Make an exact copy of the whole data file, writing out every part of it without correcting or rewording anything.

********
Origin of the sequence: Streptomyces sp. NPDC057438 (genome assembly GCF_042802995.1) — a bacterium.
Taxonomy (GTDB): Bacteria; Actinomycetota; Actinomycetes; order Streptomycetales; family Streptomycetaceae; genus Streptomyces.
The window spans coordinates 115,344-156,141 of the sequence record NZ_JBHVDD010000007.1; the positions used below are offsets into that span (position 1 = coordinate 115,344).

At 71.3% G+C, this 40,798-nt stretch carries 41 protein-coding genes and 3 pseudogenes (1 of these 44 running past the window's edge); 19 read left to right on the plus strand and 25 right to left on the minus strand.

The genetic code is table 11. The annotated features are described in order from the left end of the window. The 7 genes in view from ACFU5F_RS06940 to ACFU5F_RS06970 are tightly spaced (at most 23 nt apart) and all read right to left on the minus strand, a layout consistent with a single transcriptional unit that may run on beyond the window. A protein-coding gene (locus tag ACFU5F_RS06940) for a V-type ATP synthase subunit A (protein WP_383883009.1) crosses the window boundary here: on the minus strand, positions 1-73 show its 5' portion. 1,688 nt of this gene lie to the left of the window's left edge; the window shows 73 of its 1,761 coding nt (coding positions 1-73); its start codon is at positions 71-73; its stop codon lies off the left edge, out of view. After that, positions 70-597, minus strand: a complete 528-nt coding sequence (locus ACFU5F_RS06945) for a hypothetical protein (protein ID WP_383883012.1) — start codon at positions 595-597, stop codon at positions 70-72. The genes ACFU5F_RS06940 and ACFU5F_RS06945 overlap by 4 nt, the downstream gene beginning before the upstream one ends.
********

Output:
Origin of the sequence: Streptomyces sp. NPDC057438 (genome assembly GCF_042802995.1) — a bacterium.
Taxonomy (GTDB): Bacteria; Actinomycetota; Actinomycetes; order Streptomycetales; family Streptomycetaceae; genus Streptomyces.
The window spans coordinates 115,344-156,141 of the sequence record NZ_JBHVDD010000007.1; the positions used below are offsets into that span (position 1 = coordinate 115,344).

At 71.3% G+C, this 40,798-nt stretch carries 41 protein-coding genes and 3 pseudogenes (1 of these 44 running past the window's edge); 19 read left to right on the plus strand and 25 right to left on the minus strand.

The genetic code is table 11. The annotated features are described in order from the left end of the window. The 7 genes in view from ACFU5F_RS06940 to ACFU5F_RS06970 are tightly spaced (at most 23 nt apart) and all read right to left on the minus strand, a layout consistent with a single transcriptional unit that may run on beyond the window. A protein-coding gene (locus tag ACFU5F_RS06940) for a V-type ATP synthase subunit A (protein WP_383883009.1) crosses the window boundary here: on the minus strand, positions 1-73 show its 5' portion. 1,688 nt of this gene lie to the left of the window's left edge; the window shows 73 of its 1,761 coding nt (coding positions 1-73); its start codon is at positions 71-73; its stop codon lies off the left edge, out of view. After that, positions 70-597, minus strand: a complete 528-nt coding sequence (locus ACFU5F_RS06945) for a hypothetical protein (protein ID WP_383883012.1) — start codon at positions 595-597, stop codon at positions 70-72. The genes ACFU5F_RS06940 and ACFU5F_RS06945 overlap by 4 nt, the downstream gene beginning before the upstream one ends.